SCCmec types I, II, III IV, V (VI–XII)
Drug resistance to non–β- lactams Multiresistance Pauciresistance
Presence of PVL +
Pathogenicity islands Few Multiple
MLST 5, 45, 239, 247, 250 1, 8, 80, 398†
Pulsotype USA100, 200, 600, 800 USA 300, 400
Age predilection Older Younger
Comorbidities Multiple None
Traditional risk factors Health care contact, prolonged hospital stay, poor hand hygiene, contaminated equipment, invasive procedures, medical devices, recent antibiotic use Crowded community environment, lack of cleanliness, loss of skin integrity, intravenous drug user, homelessness, incarceration, aboriginal, HIV +, contact sports, athletes, military, chronic skin disorder, veterinary worker

Abbreviations: SCCmec = staphylococcal cassette chromosome; MLST = multilocus sequence type; pulsotype = pulsed field electrophoretic type; PVL = Panton-Valentine Leukocidin.

* Features are generalizations only given the appearance of community strains replacing traditional hospital strains in the health care setting and the appearance of typical HA strains in the community setting.

†  ST 398 = untypable “swine-associated”  strains.

Risk Factors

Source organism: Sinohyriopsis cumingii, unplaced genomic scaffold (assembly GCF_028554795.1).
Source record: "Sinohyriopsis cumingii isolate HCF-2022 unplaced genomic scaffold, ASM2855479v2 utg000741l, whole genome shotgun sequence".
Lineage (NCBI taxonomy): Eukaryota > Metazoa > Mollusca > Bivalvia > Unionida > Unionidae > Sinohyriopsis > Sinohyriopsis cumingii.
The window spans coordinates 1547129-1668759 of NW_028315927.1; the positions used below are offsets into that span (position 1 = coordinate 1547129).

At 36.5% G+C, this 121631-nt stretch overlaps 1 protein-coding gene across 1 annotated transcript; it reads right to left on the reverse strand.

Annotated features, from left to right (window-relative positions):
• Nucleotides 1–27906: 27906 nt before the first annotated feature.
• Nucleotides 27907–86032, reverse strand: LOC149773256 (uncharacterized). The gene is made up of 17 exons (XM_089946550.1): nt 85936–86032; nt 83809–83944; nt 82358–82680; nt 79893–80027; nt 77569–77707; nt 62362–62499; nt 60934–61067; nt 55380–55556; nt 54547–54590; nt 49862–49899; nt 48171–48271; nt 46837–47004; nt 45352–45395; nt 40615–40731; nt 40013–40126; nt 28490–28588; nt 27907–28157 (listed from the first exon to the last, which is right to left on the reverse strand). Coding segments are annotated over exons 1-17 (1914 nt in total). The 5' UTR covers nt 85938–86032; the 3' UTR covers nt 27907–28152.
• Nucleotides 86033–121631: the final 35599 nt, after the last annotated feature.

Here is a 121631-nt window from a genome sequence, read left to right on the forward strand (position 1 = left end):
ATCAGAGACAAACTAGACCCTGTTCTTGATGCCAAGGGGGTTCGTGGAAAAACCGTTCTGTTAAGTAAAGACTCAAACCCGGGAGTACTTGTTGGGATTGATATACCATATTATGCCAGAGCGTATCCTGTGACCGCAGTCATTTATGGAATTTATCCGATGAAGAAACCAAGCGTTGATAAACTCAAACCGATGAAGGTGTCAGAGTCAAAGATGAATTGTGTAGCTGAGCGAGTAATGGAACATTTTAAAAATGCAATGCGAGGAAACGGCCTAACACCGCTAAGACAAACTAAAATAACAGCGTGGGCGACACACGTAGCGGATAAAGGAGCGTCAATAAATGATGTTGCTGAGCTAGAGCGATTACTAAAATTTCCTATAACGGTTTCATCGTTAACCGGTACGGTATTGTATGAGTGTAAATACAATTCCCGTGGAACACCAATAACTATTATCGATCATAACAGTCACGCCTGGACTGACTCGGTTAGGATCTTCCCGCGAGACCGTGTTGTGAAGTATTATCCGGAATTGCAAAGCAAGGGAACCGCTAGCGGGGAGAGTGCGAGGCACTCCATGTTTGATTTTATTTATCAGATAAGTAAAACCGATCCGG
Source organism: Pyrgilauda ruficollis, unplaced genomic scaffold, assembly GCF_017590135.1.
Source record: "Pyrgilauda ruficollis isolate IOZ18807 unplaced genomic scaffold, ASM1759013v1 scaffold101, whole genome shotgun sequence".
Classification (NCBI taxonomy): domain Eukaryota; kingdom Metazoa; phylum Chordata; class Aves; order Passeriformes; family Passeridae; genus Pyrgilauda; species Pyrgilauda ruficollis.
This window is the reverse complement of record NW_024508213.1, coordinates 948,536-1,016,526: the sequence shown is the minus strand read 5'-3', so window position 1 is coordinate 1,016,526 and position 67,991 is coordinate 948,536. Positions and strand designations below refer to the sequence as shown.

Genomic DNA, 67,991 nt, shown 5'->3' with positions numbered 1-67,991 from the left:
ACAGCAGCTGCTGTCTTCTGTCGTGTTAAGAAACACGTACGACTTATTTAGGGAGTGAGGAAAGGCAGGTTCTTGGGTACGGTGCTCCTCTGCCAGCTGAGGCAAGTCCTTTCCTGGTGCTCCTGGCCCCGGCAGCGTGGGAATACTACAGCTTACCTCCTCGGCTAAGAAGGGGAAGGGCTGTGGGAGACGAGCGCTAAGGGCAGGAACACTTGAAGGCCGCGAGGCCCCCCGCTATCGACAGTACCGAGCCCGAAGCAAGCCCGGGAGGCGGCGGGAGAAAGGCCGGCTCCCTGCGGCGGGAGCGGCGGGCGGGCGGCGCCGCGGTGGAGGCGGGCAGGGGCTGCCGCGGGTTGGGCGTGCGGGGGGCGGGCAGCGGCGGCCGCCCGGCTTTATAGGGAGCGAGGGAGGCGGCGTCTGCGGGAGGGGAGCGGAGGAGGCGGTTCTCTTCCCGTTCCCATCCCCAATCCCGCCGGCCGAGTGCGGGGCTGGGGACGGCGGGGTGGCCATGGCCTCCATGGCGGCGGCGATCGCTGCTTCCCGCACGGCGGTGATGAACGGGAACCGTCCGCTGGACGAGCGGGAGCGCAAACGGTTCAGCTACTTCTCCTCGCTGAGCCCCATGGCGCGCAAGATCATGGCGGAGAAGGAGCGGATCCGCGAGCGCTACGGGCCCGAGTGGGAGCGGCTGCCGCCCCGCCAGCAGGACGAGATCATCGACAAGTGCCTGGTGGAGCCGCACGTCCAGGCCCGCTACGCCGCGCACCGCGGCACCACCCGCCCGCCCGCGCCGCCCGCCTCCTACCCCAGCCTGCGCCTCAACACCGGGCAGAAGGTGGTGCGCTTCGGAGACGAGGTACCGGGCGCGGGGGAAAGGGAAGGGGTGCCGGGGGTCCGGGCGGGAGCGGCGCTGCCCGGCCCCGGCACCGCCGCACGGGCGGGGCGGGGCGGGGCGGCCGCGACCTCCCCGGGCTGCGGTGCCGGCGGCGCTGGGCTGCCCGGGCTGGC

The risk factors for HA-MRSA may be viewed from the perspective of the health care environment and patient-specific risk factors. A major risk factor for acquiring HA-MRSA is exposure to a health care setting and particularly in hospital or other institutional settings where the prevalence of carriage of MRSA among patients is high. Additional risk factors in the health care environment include poor hand hygiene practices among hospital employees, contaminated bedside equipment and surfaces, overcrowding, and reduced health care worker–to–patient ratios. Patient risk factors (see Table 1) include aging, multiple comorbidities, receipt of antibiotics within the preceding 3 months, prolonged duration of hospital stay, admission to a long-term care facility or hospital in the previous year, invasive procedures, and the presence of indwelling catheters or other devices. Initial risk groups for CA-MRSA were injection drug users, homeless populations, incarcerated persons, and indigenous peoples, and the Centers for Disease Control and Prevention suggested the five Cs (Figure 1, Table 2) as contributing factors implicated in the transmission among these groups. The initial risk groups have expanded (Table 3) to include men who have sex with men (MSM), athletes (especially those involved in team and contact sports), military personnel, those with a prior history of abscesses, individuals with chronic skin disorders, individuals with recent antibiotic receipt, underserved urban populations, contact with colonized pets or livestock, and veterinary workers. In the drug-using and underserved urban populations, prevalence and social networking studies have identified hospices, shooting galleries, and crack houses as key sites in which CA-MRSA transmission may occur. Recent outbreaks have been reported in hospital nurseries, daycare settings, nursing home workers, schools, and college dormitories. Sexual transmission has been reported, but it may reflect close skin-to-skin genital contact rather than a true sexually transmitted pathogen. CA-MRSA has now become endemic in the general population in many communities and the elderly and the very young seem to have a predilection for infection, especially if other risk factors are present. Risk groups for LA-MRSA include farmers, their family members and farm hands who are engaged in livestock production, especially swine and cattle, abattoir workers and veterinarians and veterinary assistants. Recent transmission of strains of LA-MRSA has been reported in the hospital setting as well.